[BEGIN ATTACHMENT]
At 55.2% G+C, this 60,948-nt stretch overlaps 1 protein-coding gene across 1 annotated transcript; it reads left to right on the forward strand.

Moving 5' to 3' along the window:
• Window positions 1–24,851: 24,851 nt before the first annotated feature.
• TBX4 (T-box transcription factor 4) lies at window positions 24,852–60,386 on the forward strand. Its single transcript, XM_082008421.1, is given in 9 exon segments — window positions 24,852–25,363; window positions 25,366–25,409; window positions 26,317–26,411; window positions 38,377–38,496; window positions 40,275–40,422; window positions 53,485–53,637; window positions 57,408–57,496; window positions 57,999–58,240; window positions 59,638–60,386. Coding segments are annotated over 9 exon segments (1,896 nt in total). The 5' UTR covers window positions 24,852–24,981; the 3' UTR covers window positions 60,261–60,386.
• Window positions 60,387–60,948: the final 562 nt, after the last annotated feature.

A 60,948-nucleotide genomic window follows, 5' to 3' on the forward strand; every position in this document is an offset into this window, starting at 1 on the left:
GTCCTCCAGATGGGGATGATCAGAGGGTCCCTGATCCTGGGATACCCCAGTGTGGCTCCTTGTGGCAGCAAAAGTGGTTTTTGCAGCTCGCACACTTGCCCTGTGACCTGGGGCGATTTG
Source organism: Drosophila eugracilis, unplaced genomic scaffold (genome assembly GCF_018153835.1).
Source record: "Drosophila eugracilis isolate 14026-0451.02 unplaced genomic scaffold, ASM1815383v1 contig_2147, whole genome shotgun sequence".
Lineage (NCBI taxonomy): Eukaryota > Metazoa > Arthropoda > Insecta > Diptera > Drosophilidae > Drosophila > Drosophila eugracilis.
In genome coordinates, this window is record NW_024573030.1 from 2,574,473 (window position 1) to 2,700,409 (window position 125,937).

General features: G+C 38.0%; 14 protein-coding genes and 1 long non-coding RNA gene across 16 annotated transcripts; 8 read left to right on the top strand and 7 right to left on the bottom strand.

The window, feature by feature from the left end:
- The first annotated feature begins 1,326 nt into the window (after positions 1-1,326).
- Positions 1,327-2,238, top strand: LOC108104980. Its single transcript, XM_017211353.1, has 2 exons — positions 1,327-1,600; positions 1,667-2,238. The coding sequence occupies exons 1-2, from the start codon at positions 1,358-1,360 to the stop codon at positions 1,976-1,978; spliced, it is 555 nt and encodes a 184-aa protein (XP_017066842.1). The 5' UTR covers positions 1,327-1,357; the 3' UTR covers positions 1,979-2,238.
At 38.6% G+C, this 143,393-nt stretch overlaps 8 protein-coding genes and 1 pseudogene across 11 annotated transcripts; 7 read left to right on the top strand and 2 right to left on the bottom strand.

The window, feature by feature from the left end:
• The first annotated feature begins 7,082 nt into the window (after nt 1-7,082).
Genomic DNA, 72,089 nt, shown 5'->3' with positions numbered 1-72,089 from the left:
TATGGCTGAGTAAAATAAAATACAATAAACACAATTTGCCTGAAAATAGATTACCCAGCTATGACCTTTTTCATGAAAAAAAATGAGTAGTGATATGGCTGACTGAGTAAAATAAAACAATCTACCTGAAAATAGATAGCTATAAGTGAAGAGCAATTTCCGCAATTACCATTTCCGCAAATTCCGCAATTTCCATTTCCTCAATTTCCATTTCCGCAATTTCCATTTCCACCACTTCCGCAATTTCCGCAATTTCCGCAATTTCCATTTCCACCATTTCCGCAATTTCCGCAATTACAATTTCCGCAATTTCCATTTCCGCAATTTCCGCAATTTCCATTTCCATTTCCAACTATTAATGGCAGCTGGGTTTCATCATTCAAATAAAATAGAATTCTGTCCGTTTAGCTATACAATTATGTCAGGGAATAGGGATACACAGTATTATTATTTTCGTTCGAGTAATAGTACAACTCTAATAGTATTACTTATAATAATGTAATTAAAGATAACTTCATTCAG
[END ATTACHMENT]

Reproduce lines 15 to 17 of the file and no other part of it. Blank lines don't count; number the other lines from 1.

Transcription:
- Positions 1,327-2,238, top strand: LOC108104980. Its single transcript, XM_017211353.1, has 2 exons — positions 1,327-1,600; positions 1,667-2,238. The coding sequence occupies exons 1-2, from the start codon at positions 1,358-1,360 to the stop codon at positions 1,976-1,978; spliced, it is 555 nt and encodes a 184-aa protein (XP_017066842.1). The 5' UTR covers positions 1,327-1,357; the 3' UTR covers positions 1,979-2,238.
At 38.6% G+C, this 143,393-nt stretch overlaps 8 protein-coding genes and 1 pseudogene across 11 annotated transcripts; 7 read left to right on the top strand and 2 right to left on the bottom strand.

The window, feature by feature from the left end: